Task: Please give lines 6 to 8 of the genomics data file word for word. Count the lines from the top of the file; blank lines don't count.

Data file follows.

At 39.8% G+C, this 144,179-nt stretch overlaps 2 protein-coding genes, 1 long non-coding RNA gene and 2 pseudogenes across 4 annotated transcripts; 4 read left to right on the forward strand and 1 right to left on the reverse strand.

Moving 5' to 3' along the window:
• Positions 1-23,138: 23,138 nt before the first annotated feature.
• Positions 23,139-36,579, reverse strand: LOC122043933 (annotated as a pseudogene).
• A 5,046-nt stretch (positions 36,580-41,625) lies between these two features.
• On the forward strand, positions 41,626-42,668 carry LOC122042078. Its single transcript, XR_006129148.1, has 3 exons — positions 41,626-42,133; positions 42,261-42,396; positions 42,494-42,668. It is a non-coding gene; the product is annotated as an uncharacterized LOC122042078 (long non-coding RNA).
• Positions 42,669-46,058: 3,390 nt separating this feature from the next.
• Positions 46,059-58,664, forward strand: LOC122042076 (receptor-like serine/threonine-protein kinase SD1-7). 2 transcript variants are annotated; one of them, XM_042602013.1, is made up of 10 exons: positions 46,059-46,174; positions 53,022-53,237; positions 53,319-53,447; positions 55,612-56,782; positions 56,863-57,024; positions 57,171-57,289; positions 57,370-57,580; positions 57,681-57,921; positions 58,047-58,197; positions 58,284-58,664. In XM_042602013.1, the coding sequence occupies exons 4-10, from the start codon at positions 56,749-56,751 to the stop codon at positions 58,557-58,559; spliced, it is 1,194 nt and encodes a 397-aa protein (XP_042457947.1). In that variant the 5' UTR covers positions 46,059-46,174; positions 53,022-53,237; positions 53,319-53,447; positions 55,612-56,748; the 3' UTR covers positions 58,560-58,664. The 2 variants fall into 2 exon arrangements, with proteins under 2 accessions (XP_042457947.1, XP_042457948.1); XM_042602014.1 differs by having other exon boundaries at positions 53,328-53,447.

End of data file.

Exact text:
• On the forward strand, positions 41,626-42,668 carry LOC122042078. Its single transcript, XR_006129148.1, has 3 exons — positions 41,626-42,133; positions 42,261-42,396; positions 42,494-42,668. It is a non-coding gene; the product is annotated as an uncharacterized LOC122042078 (long non-coding RNA).
• Positions 42,669-46,058: 3,390 nt separating this feature from the next.
• Positions 46,059-58,664, forward strand: LOC122042076 (receptor-like serine/threonine-protein kinase SD1-7). 2 transcript variants are annotated; one of them, XM_042602013.1, is made up of 10 exons: positions 46,059-46,174; positions 53,022-53,237; positions 53,319-53,447; positions 55,612-56,782; positions 56,863-57,024; positions 57,171-57,289; positions 57,370-57,580; positions 57,681-57,921; positions 58,047-58,197; positions 58,284-58,664. In XM_042602013.1, the coding sequence occupies exons 4-10, from the start codon at positions 56,749-56,751 to the stop codon at positions 58,557-58,559; spliced, it is 1,194 nt and encodes a 397-aa protein (XP_042457947.1). In that variant the 5' UTR covers positions 46,059-46,174; positions 53,022-53,237; positions 53,319-53,447; positions 55,612-56,748; the 3' UTR covers positions 58,560-58,664. The 2 variants fall into 2 exon arrangements, with proteins under 2 accessions (XP_042457947.1, XP_042457948.1); XM_042602014.1 differs by having other exon boundaries at positions 53,328-53,447.